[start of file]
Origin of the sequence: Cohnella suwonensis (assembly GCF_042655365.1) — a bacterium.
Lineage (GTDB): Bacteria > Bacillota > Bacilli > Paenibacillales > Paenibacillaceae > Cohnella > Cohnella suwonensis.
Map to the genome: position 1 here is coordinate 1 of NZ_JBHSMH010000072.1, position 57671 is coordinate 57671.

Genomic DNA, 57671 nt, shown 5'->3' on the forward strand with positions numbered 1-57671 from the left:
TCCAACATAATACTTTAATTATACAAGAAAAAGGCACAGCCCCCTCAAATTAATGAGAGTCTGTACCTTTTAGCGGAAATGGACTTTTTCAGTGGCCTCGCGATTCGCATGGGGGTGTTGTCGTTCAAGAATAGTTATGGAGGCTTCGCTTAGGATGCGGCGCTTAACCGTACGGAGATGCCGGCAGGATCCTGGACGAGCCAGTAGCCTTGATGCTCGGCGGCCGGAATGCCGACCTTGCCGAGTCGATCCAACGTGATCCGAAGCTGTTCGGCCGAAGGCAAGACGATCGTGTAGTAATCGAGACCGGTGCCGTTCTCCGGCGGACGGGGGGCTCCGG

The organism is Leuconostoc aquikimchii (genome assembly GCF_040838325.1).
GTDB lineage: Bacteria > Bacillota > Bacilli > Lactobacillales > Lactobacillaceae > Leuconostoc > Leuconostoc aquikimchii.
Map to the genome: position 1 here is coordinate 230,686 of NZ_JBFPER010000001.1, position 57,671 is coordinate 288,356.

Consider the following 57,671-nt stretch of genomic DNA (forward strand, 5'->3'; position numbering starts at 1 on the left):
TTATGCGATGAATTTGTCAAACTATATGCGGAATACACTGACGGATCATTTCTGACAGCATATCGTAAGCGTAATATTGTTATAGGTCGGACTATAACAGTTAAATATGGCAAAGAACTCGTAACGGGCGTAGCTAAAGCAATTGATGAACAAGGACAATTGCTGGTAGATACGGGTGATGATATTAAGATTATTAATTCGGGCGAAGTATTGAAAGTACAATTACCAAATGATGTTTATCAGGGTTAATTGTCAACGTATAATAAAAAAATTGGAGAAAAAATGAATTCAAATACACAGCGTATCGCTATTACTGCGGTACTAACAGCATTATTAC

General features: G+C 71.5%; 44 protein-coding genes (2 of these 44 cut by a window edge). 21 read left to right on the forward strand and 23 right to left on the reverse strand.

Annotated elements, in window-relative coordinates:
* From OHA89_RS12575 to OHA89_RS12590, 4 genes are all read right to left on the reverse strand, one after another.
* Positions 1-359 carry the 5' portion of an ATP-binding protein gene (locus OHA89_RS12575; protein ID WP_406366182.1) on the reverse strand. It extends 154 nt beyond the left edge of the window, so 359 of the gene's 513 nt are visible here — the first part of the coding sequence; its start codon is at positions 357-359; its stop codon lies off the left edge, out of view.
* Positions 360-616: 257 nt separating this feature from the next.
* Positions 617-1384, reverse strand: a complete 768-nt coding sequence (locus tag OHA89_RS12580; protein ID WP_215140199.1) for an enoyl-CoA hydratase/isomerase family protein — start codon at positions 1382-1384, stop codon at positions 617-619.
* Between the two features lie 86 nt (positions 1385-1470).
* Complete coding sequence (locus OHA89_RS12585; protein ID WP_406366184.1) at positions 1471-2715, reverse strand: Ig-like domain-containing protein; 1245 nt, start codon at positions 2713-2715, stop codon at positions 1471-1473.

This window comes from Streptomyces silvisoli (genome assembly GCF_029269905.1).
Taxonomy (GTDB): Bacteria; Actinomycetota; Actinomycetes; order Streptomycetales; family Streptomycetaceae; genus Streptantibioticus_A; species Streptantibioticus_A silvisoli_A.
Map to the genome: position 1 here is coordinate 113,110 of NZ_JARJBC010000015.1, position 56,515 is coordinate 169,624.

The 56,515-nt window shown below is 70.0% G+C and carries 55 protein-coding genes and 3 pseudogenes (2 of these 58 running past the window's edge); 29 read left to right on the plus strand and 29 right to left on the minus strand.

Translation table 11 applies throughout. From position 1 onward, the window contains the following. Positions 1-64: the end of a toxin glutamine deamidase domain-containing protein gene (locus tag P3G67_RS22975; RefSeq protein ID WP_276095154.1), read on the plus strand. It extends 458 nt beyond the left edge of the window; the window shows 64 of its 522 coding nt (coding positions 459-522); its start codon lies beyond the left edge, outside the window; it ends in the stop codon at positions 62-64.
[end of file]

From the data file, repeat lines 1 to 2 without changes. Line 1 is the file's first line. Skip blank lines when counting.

Origin of the sequence: Cohnella suwonensis (assembly GCF_042655365.1) — a bacterium.
Lineage (GTDB): Bacteria > Bacillota > Bacilli > Paenibacillales > Paenibacillaceae > Cohnella > Cohnella suwonensis.